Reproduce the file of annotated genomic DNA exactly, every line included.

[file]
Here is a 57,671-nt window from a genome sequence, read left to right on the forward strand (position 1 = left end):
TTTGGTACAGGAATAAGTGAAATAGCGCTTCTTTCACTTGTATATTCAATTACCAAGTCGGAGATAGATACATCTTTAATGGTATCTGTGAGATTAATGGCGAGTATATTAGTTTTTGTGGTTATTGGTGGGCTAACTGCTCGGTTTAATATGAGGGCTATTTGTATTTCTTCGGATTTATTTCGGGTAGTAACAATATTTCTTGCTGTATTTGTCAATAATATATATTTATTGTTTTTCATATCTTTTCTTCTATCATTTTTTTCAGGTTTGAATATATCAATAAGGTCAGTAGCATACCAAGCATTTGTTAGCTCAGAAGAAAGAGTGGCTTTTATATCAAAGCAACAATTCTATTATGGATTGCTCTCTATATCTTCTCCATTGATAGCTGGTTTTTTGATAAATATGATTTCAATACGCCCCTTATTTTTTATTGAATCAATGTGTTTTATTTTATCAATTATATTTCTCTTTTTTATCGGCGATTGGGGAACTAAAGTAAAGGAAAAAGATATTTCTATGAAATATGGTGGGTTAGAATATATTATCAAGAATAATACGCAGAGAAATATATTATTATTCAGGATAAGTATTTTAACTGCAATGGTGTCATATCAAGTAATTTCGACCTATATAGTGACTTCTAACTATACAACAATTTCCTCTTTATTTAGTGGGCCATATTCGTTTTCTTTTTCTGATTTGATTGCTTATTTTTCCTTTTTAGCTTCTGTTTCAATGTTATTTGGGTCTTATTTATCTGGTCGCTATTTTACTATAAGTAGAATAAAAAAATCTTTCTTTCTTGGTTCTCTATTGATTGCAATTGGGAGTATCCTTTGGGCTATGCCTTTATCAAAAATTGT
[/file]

Here is a 57,671-nt window from a genome sequence, read left to right on the forward strand (position 1 = left end):
TTTGGTACAGGAATAAGTGAAATAGCGCTTCTTTCACTTGTATATTCAATTACCAAGTCGGAGATAGATACATCTTTAATGGTATCTGTGAGATTAATGGCGAGTATATTAGTTTTTGTGGTTATTGGTGGGCTAACTGCTCGGTTTAATATGAGGGCTATTTGTATTTCTTCGGATTTATTTCGGGTAGTAACAATATTTCTTGCTGTATTTGTCAATAATATATATTTATTGTTTTTCATATCTTTTCTTCTATCATTTTTTTCAGGTTTGAATATATCAATAAGGTCAGTAGCATACCAAGCATTTGTTAGCTCAGAAGAAAGAGTGGCTTTTATATCAAAGCAACAATTCTATTATGGATTGCTCTCTATATCTTCTCCATTGATAGCTGGTTTTTTGATAAATATGATTTCAATACGCCCCTTATTTTTTATTGAATCAATGTGTTTTATTTTATCAATTATATTTCTCTTTTTTATCGGCGATTGGGGAACTAAAGTAAAGGAAAAAGATATTTCTATGAAATATGGTGGGTTAGAATATATTATCAAGAATAATACGCAGAGAAATATATTATTATTCAGGATAAGTATTTTAACTGCAATGGTGTCATATCAAGTAATTTCGACCTATATAGTGACTTCTAACTATACAACAATTTCCTCTTTATTTAGTGGGCCATATTCGTTTTCTTTTTCTGATTTGATTGCTTATTTTTCCTTTTTAGCTTCTGTTTCAATGTTATTTGGGTCTTATTTATCTGGTCGCTATTTTACTATAAGTAGAATAAAAAAATCTTTCTTTCTTGGTTCTCTATTGATTGCAATTGGGAGTATCCTTTGGGCTATGCCTTTATCAAAAATTGT